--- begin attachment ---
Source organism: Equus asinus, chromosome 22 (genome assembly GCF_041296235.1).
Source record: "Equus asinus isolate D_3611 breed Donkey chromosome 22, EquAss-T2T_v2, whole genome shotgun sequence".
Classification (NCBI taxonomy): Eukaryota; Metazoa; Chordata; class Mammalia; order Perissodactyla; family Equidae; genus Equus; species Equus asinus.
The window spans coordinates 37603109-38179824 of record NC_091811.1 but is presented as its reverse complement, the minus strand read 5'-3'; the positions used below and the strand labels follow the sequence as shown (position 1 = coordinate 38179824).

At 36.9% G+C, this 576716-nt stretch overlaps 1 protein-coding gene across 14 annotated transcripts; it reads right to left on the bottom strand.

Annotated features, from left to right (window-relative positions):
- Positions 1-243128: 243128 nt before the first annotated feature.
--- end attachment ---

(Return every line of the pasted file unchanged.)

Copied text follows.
Source organism: Equus asinus, chromosome 22 (genome assembly GCF_041296235.1).
Source record: "Equus asinus isolate D_3611 breed Donkey chromosome 22, EquAss-T2T_v2, whole genome shotgun sequence".
Classification (NCBI taxonomy): Eukaryota; Metazoa; Chordata; class Mammalia; order Perissodactyla; family Equidae; genus Equus; species Equus asinus.
The window spans coordinates 37603109-38179824 of record NC_091811.1 but is presented as its reverse complement, the minus strand read 5'-3'; the positions used below and the strand labels follow the sequence as shown (position 1 = coordinate 38179824).

At 36.9% G+C, this 576716-nt stretch overlaps 1 protein-coding gene across 14 annotated transcripts; it reads right to left on the bottom strand.

Annotated features, from left to right (window-relative positions):
- Positions 1-243128: 243128 nt before the first annotated feature.